What Causes Polarization on IP Policy?

49 Pages Posted: 17 Mar 2018 Last revised: 20 Dec 2018

See all articles by Maggie Wittlin

Maggie Wittlin

Fordham University School of Law

Lisa Larrimore Ouellette

Stanford Law School

Gregory N. Mandel

Temple University - James E. Beasley School of Law

Date Written: March 13, 2018


Polarization on contentious policy issues is a problem of national concern for both hot-button cultural issues such as climate change and gun control and for issues of interest to more specialized constituencies. Cultural debates have become so contentious that in many cases people are unable to agree even on the underlying facts needed to resolve these issues. Here, we tackle this problem in the context of intellectual property law. Despite an explosion in the quantity and quality of empirical evidence about the intellectual property system, IP policy debates have become increasingly polarized. This disagreement about existing evidence concerning the effects of the IP system hinders democratic deliberation and stymies progress.

Based on a survey of U.S. IP practitioners, this Article investigates the source of polarization on IP issues, with the goal of understanding how to better enable evidence-based IP policymaking. We hypothesized that, contrary to intuition, more evidence on the effects of IP law would not resolve IP disputes but would instead exacerbate them. Specifically, IP polarization might stem from “cultural cognition,” a form of motivated reasoning in which people form factual beliefs that conform to their cultural predispositions and interpret new evidence in light of those beliefs. The cultural cognition framework has helped explain polarization over other issues of national concern, but it has never been tested in a private-law context.

Our survey results provide support for the influence of cultural cognition, as respondents with a relatively hierarchical or individualistic worldview are more likely to believe strong patent protection is necessary to spur innovation. Additionally, having a hierarchical or individualistic worldview and also viewing patent rights as property rights may be a better predictor of patent strength preferences than either alone. Taken together, our findings suggest that individuals’ cultural preferences affect how they understand new information about the IP system. We discuss the implications of these results for fostering evidence-based IP policymaking, as well as for addressing polarization more broadly. For example, we suggest that empirical legal studies borrow from medical research by initiating a practice of advance registration of new projects—in which the planned methodology is publicly disclosed before data are gathered—to promote broader acceptance of the results.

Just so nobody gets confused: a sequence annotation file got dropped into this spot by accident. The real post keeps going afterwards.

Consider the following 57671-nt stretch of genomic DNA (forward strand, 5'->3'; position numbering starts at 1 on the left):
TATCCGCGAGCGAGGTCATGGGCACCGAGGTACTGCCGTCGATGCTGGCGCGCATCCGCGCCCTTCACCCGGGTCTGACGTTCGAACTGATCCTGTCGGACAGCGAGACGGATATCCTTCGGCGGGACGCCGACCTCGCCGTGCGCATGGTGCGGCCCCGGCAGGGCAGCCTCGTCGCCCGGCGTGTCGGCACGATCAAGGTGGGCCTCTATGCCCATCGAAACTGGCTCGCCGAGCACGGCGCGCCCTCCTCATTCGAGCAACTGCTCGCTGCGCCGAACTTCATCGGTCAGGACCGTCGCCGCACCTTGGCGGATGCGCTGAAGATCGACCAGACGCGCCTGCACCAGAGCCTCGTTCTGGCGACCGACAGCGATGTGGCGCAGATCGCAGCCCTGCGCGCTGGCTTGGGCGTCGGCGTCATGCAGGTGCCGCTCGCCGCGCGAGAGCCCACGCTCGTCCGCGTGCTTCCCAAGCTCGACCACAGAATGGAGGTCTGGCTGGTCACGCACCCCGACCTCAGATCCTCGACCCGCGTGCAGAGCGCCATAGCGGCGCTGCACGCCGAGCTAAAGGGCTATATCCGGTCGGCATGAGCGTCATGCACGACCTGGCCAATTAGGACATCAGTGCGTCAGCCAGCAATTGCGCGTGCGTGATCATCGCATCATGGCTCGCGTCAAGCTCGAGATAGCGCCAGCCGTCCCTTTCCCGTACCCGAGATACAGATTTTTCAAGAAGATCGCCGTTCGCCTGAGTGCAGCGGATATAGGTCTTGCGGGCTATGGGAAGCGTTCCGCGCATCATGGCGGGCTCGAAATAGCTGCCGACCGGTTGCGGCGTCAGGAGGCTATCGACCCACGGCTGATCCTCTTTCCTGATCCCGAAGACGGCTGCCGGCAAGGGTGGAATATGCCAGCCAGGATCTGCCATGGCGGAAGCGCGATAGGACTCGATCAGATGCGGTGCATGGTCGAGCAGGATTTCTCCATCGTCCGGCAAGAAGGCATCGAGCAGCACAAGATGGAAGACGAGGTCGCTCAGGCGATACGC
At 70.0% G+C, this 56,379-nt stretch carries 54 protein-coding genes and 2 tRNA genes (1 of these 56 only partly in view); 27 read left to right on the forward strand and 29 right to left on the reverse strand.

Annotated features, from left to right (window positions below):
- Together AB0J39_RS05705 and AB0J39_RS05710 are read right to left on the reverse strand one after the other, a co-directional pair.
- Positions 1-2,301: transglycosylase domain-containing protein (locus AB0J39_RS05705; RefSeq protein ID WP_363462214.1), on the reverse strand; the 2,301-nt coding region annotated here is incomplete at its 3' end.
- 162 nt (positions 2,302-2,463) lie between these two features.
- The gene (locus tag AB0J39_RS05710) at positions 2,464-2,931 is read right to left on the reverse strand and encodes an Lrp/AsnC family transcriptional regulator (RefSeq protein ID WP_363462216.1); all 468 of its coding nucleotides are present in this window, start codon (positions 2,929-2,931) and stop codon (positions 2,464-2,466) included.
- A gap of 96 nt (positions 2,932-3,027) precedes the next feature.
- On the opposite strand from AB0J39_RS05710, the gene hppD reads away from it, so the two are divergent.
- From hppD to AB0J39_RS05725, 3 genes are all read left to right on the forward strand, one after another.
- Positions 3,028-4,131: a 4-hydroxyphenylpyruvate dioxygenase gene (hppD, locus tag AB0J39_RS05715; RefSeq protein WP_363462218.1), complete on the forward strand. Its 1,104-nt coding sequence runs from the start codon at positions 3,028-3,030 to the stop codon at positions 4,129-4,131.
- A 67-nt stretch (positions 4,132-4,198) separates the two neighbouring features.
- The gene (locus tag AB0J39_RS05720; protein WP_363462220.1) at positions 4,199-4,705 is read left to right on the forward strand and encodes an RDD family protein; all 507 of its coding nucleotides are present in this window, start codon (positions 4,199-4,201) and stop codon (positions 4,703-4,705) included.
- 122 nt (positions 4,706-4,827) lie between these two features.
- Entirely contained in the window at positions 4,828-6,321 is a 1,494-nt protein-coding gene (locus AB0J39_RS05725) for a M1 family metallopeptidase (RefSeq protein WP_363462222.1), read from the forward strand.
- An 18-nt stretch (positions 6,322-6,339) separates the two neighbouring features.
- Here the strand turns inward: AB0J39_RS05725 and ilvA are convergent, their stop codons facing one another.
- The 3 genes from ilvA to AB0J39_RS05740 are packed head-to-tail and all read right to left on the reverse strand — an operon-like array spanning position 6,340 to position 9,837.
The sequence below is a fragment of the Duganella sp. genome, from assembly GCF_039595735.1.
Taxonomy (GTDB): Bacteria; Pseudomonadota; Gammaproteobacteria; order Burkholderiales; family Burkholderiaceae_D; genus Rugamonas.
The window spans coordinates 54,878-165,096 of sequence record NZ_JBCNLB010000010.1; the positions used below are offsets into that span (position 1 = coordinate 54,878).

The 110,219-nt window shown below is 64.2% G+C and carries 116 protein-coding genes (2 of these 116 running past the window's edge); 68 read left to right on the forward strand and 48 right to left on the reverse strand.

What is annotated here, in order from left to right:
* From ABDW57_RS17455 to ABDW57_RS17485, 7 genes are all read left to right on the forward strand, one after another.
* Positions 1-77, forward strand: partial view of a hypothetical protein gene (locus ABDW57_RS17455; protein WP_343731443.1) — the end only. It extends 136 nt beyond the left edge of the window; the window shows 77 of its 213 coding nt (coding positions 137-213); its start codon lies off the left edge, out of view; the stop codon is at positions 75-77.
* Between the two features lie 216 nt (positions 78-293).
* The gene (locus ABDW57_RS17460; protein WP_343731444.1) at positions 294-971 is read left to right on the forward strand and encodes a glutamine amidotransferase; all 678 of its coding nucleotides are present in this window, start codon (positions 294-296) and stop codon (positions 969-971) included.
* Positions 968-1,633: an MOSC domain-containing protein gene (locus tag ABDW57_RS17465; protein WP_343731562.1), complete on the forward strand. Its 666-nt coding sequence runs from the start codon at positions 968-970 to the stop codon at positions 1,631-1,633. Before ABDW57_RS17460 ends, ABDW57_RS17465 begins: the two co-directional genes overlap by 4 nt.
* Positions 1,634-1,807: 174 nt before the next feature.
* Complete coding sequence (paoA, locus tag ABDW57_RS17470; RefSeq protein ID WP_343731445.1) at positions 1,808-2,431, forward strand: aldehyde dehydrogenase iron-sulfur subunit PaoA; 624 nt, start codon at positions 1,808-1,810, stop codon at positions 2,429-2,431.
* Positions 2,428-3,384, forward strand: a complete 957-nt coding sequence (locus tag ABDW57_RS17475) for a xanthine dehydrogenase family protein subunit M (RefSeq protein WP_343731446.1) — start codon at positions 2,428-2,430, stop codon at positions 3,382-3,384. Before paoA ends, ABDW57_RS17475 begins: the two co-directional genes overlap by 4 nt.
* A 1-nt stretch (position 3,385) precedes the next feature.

Keywords: intellectual property, patent, copyright, cultural cognition, polarization, survey

Suggested Citation

Wittlin, Maggie and Ouellette, Lisa Larrimore and Mandel, Gregory, What Causes Polarization on IP Policy? (March 13, 2018). UC Davis Law Review, Vol. 52, No. 2, p. 1193, 2018, Temple University Legal Studies Research Paper No. 2018-13, Stanford Public Law Working Paper, Available at SSRN: https://ssrn.com/abstract=3140169

Maggie Wittlin (Contact Author)

Fordham University School of Law ( email )

140 West 62nd Street
New York, NY 10023
United States

Lisa Larrimore Ouellette

Stanford Law School ( email )

559 Nathan Abbott Way
Stanford, CA 94305
United States

HOME PAGE: http://law.stanford.edu/directory/lisa-larrimore-ouellette/

Gregory Mandel

Temple University - James E. Beasley School of Law ( email )

1719 N. Broad Street
Philadelphia, PA 19122
United States
(215) 204-2381 (Phone)

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